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Magic trick (Posted on 2007-05-11) Difficulty: 3 of 5
Two magicians A and B perform the following trick:

A leaves the room and B chooses 4 members from the audience at random. Each member chooses a card numbered from 1 to 100 (each chooses a different card) and after B has seen their cards he chooses a card from the remaining deck of cards. The 5 chosen cards are shuffled by an audience member and handed to A who just returned to the room. Prove that A is able to figure out which cards each member picked. Consider that the chosen members form a row and e.g. the leftmost member picks the first card and the rightmost member (B) picks the last card.

No Solution Yet Submitted by atheron    
Rating: 4.1667 (6 votes)

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re: Address time here it comes- my way | Comment 48 of 51 |
(In reply to Address time by brianjn)

Dear Brianjn,<o:p></o:p>

Having read your comment about the "magic trick" I realized that I have to reply.

I wanted to do it about a year ago, but had in mind a long explanation.<o:p></o:p>

Since that time I have successfully performed this trick in front of   crowds (or teams) of gifted<o:p></o:p>

mathematicians.<o:p></o:p>

All you need is a quick mind and a good   partner with the same ability.<o:p></o:p>

Let's sum-up the problems we faced, while trying to invent a full-proof solution (an impossible dream- as Charlie pointed out):<o:p></o:p>

a)       the magician has to devise a number within a range of permissible choices such that it defines the permutation of ABCD( four volunteers from the non-cooperative audience )<o:p></o:p>

b)       this number must be easily identified by magician's partner as the guide number, easily decoded into a number between 0 and 23 to denote the correct permutation e.g. 0 =ABCD,  1=ABDC, 2=ACBD…..23=DCBA<o:p></o:p>

c)       it is proven as not-attainable task using math only<o:p></o:p>

d)       we must find some "dirty  trick" to make it full-proof doable<o:p></o:p>

<o:p> </o:p>

I use a shuffled deck of 276 numbered cards,     (To my audience I declare:  Pick up a card – there are numbers from 1 to 300). The deck consists of all the integer numbers from 1 to 300 with the following numbers excluded:<o:p></o:p>

<o:p> </o:p>

2     11    23    31     43     53     61        71        83     97<o:p></o:p>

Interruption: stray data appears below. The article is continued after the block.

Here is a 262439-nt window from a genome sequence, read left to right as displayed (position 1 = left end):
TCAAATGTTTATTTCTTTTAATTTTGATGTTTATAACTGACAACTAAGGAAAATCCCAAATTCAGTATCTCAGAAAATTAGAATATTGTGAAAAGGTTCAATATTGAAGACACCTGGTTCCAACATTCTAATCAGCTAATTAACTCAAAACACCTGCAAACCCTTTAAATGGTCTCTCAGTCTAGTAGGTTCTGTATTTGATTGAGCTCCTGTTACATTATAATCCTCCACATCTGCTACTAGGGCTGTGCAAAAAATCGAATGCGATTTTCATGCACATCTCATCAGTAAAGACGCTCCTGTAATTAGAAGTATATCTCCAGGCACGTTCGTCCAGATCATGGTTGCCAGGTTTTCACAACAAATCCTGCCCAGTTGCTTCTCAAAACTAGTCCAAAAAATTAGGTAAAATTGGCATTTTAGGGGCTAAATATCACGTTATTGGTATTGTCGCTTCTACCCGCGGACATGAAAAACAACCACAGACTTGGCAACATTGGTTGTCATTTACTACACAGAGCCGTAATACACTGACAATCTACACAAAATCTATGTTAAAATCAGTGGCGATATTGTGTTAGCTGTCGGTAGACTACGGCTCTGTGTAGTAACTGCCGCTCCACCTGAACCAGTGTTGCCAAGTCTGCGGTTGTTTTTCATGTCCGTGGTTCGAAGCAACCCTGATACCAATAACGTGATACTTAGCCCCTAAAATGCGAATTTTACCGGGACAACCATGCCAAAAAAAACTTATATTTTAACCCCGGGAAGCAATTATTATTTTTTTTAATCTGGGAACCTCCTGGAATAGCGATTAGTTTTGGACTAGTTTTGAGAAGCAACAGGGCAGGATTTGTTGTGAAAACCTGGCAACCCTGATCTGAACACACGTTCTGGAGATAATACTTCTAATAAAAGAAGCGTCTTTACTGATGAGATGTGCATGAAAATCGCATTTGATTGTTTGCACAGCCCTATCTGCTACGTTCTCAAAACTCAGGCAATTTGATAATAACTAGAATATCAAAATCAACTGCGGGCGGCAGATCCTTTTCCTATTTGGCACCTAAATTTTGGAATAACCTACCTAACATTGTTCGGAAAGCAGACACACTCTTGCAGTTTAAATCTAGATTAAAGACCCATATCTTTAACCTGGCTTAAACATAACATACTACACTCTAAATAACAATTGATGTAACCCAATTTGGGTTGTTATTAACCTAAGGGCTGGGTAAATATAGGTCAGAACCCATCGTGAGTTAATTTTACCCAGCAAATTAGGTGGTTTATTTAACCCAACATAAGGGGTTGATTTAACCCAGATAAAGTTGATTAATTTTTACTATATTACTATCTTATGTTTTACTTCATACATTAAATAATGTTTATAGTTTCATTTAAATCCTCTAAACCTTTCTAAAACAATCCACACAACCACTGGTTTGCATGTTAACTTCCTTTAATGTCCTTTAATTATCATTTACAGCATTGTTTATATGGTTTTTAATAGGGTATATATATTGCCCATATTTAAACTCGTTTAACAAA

101   113    127   131    149   151    163    173    181    191 <o:p></o:p>

288   211    223   233    <o:p></o:p>

<o:p> </o:p>

Those are the guide numbers – used by the magician – and as you can see they are easily identifiable, all except 288 are defined as "the first prime number in the decade" i.e.  2>>0>>ABCD   11>>1>>ABDC….173>>17>>CDBA,…233>>23>>DCBA.<o:p></o:p>

<o:p> </o:p>

Since there is no prime to represent 20 (201,203,205,207,209 are composite)<o:p></o:p>

I choose 288 to represent 20(=DBAC), this is a special number, even, easily recognised, so the transformation is easily remembered.<o:p></o:p>

<o:p> </o:p>

Example: A selects 284, B 249, C 55, D 108<o:p></o:p>

<o:p> </o:p>

I, the magician realize that if placed in ascending order the permutation is CDBA.<o:p></o:p>

Now I associate it with number 17 (0-5 starts with A, 6-11  with B, 12-17 with C  , 18-23 starts with D….17 is the last in group C , ergo 17>> CDBA ).<o:p></o:p>

I try to find the lowest 3-digit prime number beginning with 17.<o:p></o:p>

Obviously only odd numbers, ending with 1 3 7 9 are candidates.<o:p></o:p>

171 –no, it is multiple of 3, 173 is ok<o:p></o:p>

Therefore I add  a number 173 to the list of 4 numbers (to make the dirty trick even dirtier  , one might pick up a card  from the deck , after deciding what is the number he is going to write, make a glimpse at the card and only then write 173—not related  to the card he saw-

I do not do it)<o:p></o:p>

  My accomplice gets the five numbers on a piece of paper in any order set by the<o:p></o:p>

Volunteers, say 249, 173, 108, 55, and 284<o:p></o:p>

He identifies the only prime number in the list i.e. 173(CDBA) and therefore decides that the original numbers in ascending order would be 55 108 249 284 and he announces<o:p></o:p>

 C has chosen 55,   D has chosen 108, B has chosen 249, A has chosen 284    and MAESTRO has chosen 173<o:p></o:p>

<o:p> </o:p>

<o:p> </o:p>

One more random sample (ABCD) >>>264, 54,177,281<o:p></o:p>

Magician adds   83<o:p></o:p>

The 5 numbers written in random sequence 264 281 83 54 177  <o:p></o:p>

<o:p> </o:p>

The partner does not consider the numbers 264 and 281, they are over 233, the last guide number and none of them is 288... 54 is even so the guide number is either 83 or 177. Since 83 is the first prime in the 8th decade no need to consider 177(even not a prime-=3*59).<o:p></o:p>

OK, reasons the partner 8 lies in the second 6-tuple of permutations, begins with a B, so   6=BACD, 7=BADC, 8=BCAD<o:p></o:p>

Ascending sequence    54  83 177 264 281, exclude 83 and get 54 177 264 281<o:p></o:p>

Now announce:<o:p></o:p>

B has chosen 54,   C has chosen 177,  A has chosen 264, D has chosen 281    and MAESTRO has chosen 83<o:p></o:p>

<o:p> </o:p>

As you see it takes a lot of words to explain it and I am not fully convinced that I succeeded . If anyone needs further explanation /  or wants to comment on my post – go ahead be my guest

 

Better late than never

Meglio tardi che mai

Mieux tard que jamais

<o:p>Ady</o:p>


  Posted by Ady TZIDON on 2008-01-26 07:47:01
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